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Topic Title: Main Bonding Lead pipe
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Created On: 21 December 2009 12:35 AM
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 21 December 2009 12:35 AM
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antric2

Posts: 1061
Joined: 20 October 2006

I require advice please.
Main water incomer comes out of hard floor and has about 10inches showing before dissappearing into plaster behind kitchen unit.
The visible part is lead.
I know it is not good practice to bond lead due to the possibillity of crushing the pipe but what do you do about bonding and why cant BS 951 clamps be used, as sometimes mentioned on this forum, as a loose connection until customer gets lead changed.Is differing metals the reason for not using BS951 clamps.
I would normally find copper nearest to stopcock and bond this or even crossbond at CH boiler but no boiler as storage heaters and no pipe visible.
Bathroom again is lead .
Where do I stand on this situation.
I have the job on hold at the moment to clarify my position but told customer to have lead changed.
What are the views of this forum and what would you do?
Regards
Antric
 21 December 2009 06:28 AM
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spinlondon

Posts: 4439
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How about one of those spring clamp jobbies, or soldering the cable to the pipe?
 21 December 2009 06:53 AM
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normcall

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Have you ever tried soldering a cable to a lead pipe filled with water?

-------------------------
Norman
 21 December 2009 01:13 PM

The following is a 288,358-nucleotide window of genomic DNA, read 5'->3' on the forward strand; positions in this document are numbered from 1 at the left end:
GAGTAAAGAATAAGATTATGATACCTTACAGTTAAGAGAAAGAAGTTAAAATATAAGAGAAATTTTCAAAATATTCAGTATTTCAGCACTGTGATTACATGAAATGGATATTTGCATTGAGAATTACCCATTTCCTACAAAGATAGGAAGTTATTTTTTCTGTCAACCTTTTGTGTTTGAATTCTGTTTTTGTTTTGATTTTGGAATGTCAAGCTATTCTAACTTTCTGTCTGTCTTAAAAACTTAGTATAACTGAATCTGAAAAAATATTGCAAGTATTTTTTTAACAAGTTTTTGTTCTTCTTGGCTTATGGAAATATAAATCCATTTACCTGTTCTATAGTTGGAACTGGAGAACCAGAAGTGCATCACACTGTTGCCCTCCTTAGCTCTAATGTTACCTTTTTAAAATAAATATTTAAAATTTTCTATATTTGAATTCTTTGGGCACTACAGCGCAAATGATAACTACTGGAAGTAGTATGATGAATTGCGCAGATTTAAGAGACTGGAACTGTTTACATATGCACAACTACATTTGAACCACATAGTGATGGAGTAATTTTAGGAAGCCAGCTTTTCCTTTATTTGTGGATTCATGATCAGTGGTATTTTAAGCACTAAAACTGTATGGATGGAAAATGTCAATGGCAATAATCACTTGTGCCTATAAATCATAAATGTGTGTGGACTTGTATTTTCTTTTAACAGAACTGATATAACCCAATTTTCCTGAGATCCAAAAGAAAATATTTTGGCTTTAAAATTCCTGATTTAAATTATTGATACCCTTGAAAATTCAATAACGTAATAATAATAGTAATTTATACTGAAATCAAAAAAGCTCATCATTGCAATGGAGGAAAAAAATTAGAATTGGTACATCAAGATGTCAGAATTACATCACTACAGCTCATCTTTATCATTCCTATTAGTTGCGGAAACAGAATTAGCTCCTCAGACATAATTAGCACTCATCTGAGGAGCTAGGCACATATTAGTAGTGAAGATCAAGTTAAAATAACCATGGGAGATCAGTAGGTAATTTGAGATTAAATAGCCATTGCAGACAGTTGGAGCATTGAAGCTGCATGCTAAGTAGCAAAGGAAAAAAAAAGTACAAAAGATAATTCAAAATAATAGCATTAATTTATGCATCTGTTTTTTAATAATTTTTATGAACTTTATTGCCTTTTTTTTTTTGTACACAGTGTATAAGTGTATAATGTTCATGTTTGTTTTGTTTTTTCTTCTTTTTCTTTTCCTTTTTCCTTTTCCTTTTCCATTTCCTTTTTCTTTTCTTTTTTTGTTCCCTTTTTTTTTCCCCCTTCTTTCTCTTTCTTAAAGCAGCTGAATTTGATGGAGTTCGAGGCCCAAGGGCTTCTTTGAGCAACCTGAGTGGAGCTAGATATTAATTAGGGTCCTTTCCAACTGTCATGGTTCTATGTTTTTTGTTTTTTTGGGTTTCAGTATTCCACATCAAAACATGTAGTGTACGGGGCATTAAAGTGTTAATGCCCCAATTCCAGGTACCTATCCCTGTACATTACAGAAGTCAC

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AJJewsbury

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All the lead mains water pipes I've worked on have walls so think that it would take a large hammer an a significant amount of effort to crush them - they've resisted mains pressure for years after all. I'd have no worries about tightening a clamp around one.

(Lead gas pipes are quite different - much thinner walls - but then they only have to contain about 20 millibar - mains water can be closer to 16 bar! I guess the ones for low pressure water - e.g. hot water distribution - after the storage cistern - could be a thinner type too, but that shouldn't be an issue in this case).

- Andy.
 21 December 2009 01:33 PM
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OMS

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I tend to agree with Andy - a 951 on a lead water pipe is unlikely to ever be a problem.

Personally, I would advise the occupant to consider changing the lead pipe on health grounds

Regards

OMS

-------------------------
Failure is always an option
 21 December 2009 01:51 PM
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spinlondon

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Perhaps they could arrange for a short length of copper pipe to be sweated in to attach the clamp to?